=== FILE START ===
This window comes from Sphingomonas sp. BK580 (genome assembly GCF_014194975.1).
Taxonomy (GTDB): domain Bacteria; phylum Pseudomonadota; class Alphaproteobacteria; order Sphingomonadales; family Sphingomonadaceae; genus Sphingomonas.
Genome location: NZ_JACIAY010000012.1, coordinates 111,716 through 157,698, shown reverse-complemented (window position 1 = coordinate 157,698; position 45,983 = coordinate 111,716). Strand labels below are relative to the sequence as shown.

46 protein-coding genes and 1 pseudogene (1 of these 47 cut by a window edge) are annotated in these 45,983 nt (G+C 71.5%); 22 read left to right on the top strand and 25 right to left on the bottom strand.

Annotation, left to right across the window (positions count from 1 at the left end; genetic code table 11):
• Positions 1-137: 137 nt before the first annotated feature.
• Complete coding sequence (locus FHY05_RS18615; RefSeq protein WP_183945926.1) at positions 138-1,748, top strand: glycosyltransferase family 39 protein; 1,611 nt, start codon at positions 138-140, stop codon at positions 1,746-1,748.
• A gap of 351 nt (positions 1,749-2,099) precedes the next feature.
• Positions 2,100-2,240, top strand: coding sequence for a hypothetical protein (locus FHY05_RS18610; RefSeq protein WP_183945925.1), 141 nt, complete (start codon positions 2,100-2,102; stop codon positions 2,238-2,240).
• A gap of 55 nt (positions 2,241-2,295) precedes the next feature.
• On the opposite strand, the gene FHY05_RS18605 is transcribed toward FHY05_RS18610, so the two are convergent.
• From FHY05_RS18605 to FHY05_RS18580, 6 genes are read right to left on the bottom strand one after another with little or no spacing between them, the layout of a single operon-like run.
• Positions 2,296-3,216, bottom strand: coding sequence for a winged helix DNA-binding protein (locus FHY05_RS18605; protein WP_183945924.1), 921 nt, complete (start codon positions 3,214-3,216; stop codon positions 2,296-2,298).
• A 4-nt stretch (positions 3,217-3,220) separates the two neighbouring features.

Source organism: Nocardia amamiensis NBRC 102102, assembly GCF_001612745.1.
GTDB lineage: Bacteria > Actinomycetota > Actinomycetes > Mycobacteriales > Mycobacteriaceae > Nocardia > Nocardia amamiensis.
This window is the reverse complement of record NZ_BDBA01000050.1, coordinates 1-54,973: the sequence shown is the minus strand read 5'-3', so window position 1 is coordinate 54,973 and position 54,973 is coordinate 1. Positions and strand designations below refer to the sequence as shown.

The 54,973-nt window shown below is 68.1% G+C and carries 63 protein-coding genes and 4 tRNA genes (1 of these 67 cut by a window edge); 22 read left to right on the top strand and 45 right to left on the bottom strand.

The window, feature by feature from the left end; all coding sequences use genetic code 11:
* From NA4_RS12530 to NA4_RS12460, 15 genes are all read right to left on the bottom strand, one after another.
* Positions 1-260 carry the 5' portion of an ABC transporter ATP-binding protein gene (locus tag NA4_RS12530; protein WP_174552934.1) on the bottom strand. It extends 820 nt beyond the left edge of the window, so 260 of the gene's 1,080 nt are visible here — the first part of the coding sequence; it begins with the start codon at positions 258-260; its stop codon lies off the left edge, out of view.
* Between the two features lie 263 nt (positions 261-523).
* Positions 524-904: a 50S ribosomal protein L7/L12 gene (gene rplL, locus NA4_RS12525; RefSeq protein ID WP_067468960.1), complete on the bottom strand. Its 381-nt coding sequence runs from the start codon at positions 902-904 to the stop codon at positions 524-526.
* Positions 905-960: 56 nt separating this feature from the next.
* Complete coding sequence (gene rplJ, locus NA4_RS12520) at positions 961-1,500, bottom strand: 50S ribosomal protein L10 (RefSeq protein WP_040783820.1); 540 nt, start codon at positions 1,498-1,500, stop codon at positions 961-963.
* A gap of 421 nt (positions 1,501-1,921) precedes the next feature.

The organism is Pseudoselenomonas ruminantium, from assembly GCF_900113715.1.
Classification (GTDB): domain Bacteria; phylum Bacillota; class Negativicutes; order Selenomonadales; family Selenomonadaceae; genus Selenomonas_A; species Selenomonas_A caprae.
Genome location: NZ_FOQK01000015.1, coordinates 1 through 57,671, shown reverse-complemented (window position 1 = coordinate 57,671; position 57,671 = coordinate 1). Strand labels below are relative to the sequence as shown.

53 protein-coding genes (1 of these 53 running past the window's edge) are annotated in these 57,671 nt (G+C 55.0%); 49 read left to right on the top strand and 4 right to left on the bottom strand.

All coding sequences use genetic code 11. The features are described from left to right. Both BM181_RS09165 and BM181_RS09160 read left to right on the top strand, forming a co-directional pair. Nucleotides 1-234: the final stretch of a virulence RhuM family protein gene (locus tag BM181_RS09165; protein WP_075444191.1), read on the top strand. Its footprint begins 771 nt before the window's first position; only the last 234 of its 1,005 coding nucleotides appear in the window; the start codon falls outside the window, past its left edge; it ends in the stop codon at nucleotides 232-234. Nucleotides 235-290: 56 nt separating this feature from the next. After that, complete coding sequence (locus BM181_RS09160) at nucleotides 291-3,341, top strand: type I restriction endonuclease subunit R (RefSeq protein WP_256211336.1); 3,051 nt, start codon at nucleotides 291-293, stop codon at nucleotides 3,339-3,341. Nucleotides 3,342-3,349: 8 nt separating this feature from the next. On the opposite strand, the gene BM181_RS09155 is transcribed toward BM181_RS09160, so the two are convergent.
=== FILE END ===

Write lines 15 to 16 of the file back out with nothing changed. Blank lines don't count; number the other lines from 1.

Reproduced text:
Source organism: Nocardia amamiensis NBRC 102102, assembly GCF_001612745.1.
GTDB lineage: Bacteria > Actinomycetota > Actinomycetes > Mycobacteriales > Mycobacteriaceae > Nocardia > Nocardia amamiensis.